What the papers say

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Journalist Fionola Meredith takes a look at what is making the headlines in Tuesday's newspapers.

There is a call for routine heart-screening in The Irish News.

The call comes from the mother of Tyrone gaelic football star Cormac McAnallen - who died in 2004 from an undetected heart condition - following the death of young Patrick Dinsmore, who would have celebrated his 17th birthday on Tuesday.

Patrick died during a gaelic football game in Rostrevor on Sunday night.

Bridget McAnallen says her family shared the "shock and grief and emptiness" the Dinsmore family must be suffering.

But she's concerned that the government isn't taking heart conditions seriously, and she says the issue must be pushed up the political agenda.


Several papers report on the investigation into the 1972 Claudy bombing, which is expected to confirm that the British government and the Catholic church shielded a priest allegedly involved in the atrocity.

The Irish Times says that Catholic primate Cardinal Sean Brady is expected to comment on the report later.

And now that Basil McCrea has declared his intention to stand for the Ulster Unionist Party leadership, the Belfast Telegraph weighs up his chances against Fermanagh assembly man Tom Elliott.

The paper says that Mr Ellliott is likely to have the backing of a large section of the assembly team, while Mr McCrea is banking on a grassroots revolt.

The Telegraph's David Gordon says the two candidates will get nowhere by playing down the crisis the party is facing, after it self-destructed under the joint ticket with the Tories.

And the paper's editorial says that whoever is selected must halt the decline in the party's fortunes, or the future for the UUP looks bleak indeed.

The survival of a group of miners caught in a pit collapse in Chile is covered by many of the papers.

There may be celebrations at their discovery, but as The Independent and The Times report, the 33 miners found alive in the collapsed mine may not be rescued until Christmas.

The Independent says the trapped miners will receive psychological help from the surface to help them deal with life underground.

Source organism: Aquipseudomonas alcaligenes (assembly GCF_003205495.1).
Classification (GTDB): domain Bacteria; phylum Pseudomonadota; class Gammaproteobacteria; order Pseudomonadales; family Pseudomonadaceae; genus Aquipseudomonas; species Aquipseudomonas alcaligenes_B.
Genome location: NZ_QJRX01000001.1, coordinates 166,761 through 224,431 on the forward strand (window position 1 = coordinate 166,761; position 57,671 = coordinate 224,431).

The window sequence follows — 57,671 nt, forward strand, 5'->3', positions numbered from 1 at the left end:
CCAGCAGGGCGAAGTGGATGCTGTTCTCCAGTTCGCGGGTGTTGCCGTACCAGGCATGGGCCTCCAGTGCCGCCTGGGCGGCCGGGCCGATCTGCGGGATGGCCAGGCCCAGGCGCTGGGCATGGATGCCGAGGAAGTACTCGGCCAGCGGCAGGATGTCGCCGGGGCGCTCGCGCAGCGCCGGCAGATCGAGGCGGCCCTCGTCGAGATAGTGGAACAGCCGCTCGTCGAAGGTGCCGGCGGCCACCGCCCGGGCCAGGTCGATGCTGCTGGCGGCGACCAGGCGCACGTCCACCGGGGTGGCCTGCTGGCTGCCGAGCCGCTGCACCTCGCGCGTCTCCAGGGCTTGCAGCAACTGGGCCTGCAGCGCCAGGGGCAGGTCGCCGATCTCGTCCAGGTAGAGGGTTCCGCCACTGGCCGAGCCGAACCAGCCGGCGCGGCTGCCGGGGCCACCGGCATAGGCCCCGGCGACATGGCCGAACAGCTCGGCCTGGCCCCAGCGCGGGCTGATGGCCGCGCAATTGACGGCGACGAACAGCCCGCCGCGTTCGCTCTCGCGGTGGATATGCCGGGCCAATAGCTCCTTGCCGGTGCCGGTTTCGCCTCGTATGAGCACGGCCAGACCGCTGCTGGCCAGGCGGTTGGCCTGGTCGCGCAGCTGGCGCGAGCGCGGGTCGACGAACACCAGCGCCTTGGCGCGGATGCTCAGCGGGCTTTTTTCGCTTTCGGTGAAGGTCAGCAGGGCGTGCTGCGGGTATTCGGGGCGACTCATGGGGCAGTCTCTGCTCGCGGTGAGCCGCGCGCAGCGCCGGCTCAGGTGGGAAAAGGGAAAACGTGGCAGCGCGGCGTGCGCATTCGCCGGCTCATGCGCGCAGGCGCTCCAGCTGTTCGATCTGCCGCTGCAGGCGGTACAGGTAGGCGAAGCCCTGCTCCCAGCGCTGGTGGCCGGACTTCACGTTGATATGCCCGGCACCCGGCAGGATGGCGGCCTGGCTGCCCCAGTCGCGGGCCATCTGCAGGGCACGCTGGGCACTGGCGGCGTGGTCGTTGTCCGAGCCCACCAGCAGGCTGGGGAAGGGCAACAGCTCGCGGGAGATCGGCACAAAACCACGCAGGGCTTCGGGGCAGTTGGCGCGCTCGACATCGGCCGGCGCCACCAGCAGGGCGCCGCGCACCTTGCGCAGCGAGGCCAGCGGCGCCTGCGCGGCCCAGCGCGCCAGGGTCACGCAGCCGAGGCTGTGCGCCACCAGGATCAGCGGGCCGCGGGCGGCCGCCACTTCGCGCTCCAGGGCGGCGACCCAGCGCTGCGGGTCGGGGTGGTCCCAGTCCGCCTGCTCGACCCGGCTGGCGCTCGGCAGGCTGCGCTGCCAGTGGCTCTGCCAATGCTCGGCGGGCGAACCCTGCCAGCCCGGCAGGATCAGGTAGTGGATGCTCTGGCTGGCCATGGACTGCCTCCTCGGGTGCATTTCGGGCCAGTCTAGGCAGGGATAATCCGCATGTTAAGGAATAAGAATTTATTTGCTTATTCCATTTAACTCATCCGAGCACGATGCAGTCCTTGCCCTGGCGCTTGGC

Woods split

There is plenty of speculation about the cost of Tiger Woods' divorce.

Woods and his wife Elin Nordegren divorced on Monday, nine months after his personal and professional life fell apart amid disclosures of extra-marital affairs.

The Mail calls it Tiger's cut-price split, suggesting that Ms Nordegren had settled for a lesser sum to avoid a messy battle in open court.

But The Daily Telegraph reckons Ms Nordgeren's financial settlement could be as high as $750m.

It says that it could very well be one of the largest in celebrity history, dwarfing the $150m paid by Michael Jordan, the basketball player, to his former wife Juanita.

The Mirror, meanwhile, is quite exercised about new allegations that vocals in the X Factor were edited to improve contestants' performances.

And the paper claims that the auto-tune technology was used to make bad singers sound even worse.

The Guardian reports that the Mediterranean diet could get world heritage status.

The Unesco World Heritage list is normally associated with religious monuments and ancient Greek temples.

But now Italian officials are certain that the UN will add a salad of tomato and mozzarella topped off by a splash of olive oil to the list of global treasures.

The Mediterranean diet could join a special register of cultural experiences, including the tango, the polyphonic singing of the Aka pygmies of central Africa and Croatian lacemaking.

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